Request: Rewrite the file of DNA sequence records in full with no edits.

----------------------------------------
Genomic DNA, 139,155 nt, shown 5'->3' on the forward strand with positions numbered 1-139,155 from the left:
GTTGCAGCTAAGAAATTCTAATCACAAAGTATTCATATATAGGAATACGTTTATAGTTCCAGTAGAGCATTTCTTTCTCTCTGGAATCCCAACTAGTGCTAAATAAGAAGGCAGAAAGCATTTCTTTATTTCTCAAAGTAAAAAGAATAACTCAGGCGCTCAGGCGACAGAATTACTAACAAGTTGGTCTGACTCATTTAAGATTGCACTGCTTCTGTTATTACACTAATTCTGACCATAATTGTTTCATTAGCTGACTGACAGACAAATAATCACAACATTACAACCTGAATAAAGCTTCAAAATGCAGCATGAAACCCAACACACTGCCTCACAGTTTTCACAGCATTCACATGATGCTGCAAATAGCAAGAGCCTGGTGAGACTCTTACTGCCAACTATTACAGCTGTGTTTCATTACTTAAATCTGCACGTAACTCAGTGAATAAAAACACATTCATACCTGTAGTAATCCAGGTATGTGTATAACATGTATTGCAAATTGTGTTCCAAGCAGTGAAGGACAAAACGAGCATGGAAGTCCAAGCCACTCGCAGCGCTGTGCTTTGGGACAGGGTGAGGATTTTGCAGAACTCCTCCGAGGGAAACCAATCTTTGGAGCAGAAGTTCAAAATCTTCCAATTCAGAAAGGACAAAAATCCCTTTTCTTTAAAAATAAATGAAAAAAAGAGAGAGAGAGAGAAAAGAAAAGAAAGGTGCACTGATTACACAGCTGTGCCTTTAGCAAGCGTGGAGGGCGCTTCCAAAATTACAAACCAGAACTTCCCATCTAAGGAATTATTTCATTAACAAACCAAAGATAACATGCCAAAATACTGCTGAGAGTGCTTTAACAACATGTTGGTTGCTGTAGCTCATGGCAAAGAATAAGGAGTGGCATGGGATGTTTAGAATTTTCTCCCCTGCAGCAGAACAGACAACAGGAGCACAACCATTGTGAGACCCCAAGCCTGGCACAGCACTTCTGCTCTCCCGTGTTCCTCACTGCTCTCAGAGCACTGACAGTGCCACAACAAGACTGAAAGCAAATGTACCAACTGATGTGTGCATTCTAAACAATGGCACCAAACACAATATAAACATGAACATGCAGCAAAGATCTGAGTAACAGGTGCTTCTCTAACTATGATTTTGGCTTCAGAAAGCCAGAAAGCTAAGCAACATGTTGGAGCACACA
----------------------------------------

Genomic DNA, 139,155 nt, shown 5'->3' on the forward strand with positions numbered 1-139,155 from the left:
GTTGCAGCTAAGAAATTCTAATCACAAAGTATTCATATATAGGAATACGTTTATAGTTCCAGTAGAGCATTTCTTTCTCTCTGGAATCCCAACTAGTGCTAAATAAGAAGGCAGAAAGCATTTCTTTATTTCTCAAAGTAAAAAGAATAACTCAGGCGCTCAGGCGACAGAATTACTAACAAGTTGGTCTGACTCATTTAAGATTGCACTGCTTCTGTTATTACACTAATTCTGACCATAATTGTTTCATTAGCTGACTGACAGACAAATAATCACAACATTACAACCTGAATAAAGCTTCAAAATGCAGCATGAAACCCAACACACTGCCTCACAGTTTTCACAGCATTCACATGATGCTGCAAATAGCAAGAGCCTGGTGAGACTCTTACTGCCAACTATTACAGCTGTGTTTCATTACTTAAATCTGCACGTAACTCAGTGAATAAAAACACATTCATACCTGTAGTAATCCAGGTATGTGTATAACATGTATTGCAAATTGTGTTCCAAGCAGTGAAGGACAAAACGAGCATGGAAGTCCAAGCCACTCGCAGCGCTGTGCTTTGGGACAGGGTGAGGATTTTGCAGAACTCCTCCGAGGGAAACCAATCTTTGGAGCAGAAGTTCAAAATCTTCCAATTCAGAAAGGACAAAAATCCCTTTTCTTTAAAAATAAATGAAAAAAAGAGAGAGAGAGAGAAAAGAAAAGAAAGGTGCACTGATTACACAGCTGTGCCTTTAGCAAGCGTGGAGGGCGCTTCCAAAATTACAAACCAGAACTTCCCATCTAAGGAATTATTTCATTAACAAACCAAAGATAACATGCCAAAATACTGCTGAGAGTGCTTTAACAACATGTTGGTTGCTGTAGCTCATGGCAAAGAATAAGGAGTGGCATGGGATGTTTAGAATTTTCTCCCCTGCAGCAGAACAGACAACAGGAGCACAACCATTGTGAGACCCCAAGCCTGGCACAGCACTTCTGCTCTCCCGTGTTCCTCACTGCTCTCAGAGCACTGACAGTGCCACAACAAGACTGAAAGCAAATGTACCAACTGATGTGTGCATTCTAAACAATGGCACCAAACACAATATAAACATGAACATGCAGCAAAGATCTGAGTAACAGGTGCTTCTCTAACTATGATTTTGGCTTCAGAAAGCCAGAAAGCTAAGCAACATGTTGGAGCACACA